Quilt Magazines…..

On the weekend I did something that I haven't done for about 4 years….

I picked up one of our Aussie quilt magazines.

There was another one on the table, then another…

So I sat down with a cup of coffee and began to peruse. I had 3 different magazines….

I have to say I was really disappointed. These are the magazines I've been bragging about and pushing to my students overseas for years and yet…. it looked to me as if they have stayed in limbo….

The projects are the same…

The colors are a little different…and so were the adverts.

The content was the same…

There was very little to challenge or stimulate the imagination………."Wow, how did she do that"

Am I over re-acting?

Do you still buy the magazines?

There are so many new techniques, so many new ideas in quilting… and yet I looked at those pages, willing the next one to grab my interest…. and all I saw were projects that could have been there years ago…. fu fu I call them…. (fairies undies) pretty, cute, craft.

Those magazines used to capture my imagination… I waited with baited breathe for a new one to come out and I read it from cover to cover… I took it to bed with me, I tried patterns and I marvelled at the stories…. I stored them in my studio and went through them often.

Now maybe I'm wrong, maybe they were a banal bunch this month… but if this is the norm, I won't be bragging about our Aussie quilting mags anymore.

I got my issue of Selvedge on line today…. I had to stop and read a little and I can't wait to get back to it this evening. I carry it with me on my computer and my Ipad.

The stories  capture my imagination and feed the soul.

I write for several publications overseas and they have moved forward and satisfy my yearning for something new.





9 Comments Add yours

  1. Audrey says:

    I’m not buying many magazines these days other than Quilting Arts. I find it’s just the ‘same old, same old’ in the regular magazines. All of my subscriptions have lapsed. There’s nothing in them to inspire me. I would rather buy a technique book than a magazine.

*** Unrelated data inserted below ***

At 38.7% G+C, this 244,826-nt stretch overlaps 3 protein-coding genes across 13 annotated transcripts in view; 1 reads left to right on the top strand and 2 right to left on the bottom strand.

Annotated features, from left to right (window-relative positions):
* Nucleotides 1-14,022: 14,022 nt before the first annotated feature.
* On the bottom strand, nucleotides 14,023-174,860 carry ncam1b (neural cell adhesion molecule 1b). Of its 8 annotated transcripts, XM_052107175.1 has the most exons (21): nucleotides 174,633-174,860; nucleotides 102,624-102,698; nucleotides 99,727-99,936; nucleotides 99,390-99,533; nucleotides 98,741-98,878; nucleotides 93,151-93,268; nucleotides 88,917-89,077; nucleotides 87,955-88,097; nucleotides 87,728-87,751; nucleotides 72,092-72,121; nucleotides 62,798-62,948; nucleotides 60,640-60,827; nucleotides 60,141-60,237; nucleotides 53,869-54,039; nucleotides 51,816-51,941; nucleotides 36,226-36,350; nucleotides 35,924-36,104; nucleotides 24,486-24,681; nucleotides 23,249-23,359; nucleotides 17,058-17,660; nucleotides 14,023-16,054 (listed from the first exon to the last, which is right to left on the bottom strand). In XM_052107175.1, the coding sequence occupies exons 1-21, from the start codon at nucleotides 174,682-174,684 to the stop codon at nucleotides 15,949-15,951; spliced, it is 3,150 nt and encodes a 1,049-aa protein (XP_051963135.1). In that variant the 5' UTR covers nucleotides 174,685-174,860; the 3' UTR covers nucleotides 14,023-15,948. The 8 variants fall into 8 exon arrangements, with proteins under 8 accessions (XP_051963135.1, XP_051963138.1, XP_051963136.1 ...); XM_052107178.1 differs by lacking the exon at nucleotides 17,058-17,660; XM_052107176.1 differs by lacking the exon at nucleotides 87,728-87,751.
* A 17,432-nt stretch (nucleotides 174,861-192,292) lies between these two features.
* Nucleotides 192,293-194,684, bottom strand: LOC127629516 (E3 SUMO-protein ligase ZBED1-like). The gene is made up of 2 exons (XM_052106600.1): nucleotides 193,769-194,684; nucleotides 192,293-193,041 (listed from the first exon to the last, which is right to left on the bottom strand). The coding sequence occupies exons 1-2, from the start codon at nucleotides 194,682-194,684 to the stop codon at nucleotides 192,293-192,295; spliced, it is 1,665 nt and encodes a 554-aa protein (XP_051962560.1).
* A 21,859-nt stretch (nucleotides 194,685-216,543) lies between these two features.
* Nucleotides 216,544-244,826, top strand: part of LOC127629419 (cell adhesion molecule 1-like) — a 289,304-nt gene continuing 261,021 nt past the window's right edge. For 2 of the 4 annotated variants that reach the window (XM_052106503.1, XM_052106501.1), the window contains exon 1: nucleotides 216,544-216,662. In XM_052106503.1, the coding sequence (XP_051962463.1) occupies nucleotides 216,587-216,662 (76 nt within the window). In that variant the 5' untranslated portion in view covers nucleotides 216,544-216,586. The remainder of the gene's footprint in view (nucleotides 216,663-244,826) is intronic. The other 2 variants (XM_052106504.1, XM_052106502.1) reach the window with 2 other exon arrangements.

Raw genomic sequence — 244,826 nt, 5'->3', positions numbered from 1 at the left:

I find most of my inspiration from blogs, like yours.

  2. Di says:

    I thought the same thing Pam when I grabbed some magazines in the U.S. recently – just the same old thing! Maybe you’ve just moved in a different direction – you used to like the cute stuff!! 🙂

  3. Raylene Smith says:

    I am glad someone else agrees with me…I think most of our magazines relating to quilting etc are soo darn beginnerish…the projects they offer seem to be rehashed ideas of the past several years…nothing new or exciting …I subscribed to many of them for a lot of years, but haven’t bothered for the past couple of years…I now subscribe to a few american ones…about 2 years ago I emailed AP&Q mag and told them they needed to lift their game,( I never heard back from them..lol..)I said basically that their projects etc were boring and very, very basic…nothing new or exciting enough to make someone want to produce it…and I am sooo sick of seeing a lot of the quilts they showcase that are not quilted as well, or if they are, so darn basically…boring…grrr…

  4. Sharron says:

    I have noticed this in the past with American magazines and also with the Australian publications. My deduction has been that they are really targetting the beginners and less experienced quilters. I’m sure their marketing has shown them that they are the people who purchase their magazines.
    Thankfully worldwide there are some other wonderful magazines, depending on ones interests I think there’s something out there for everyone.

  5. Chris John says: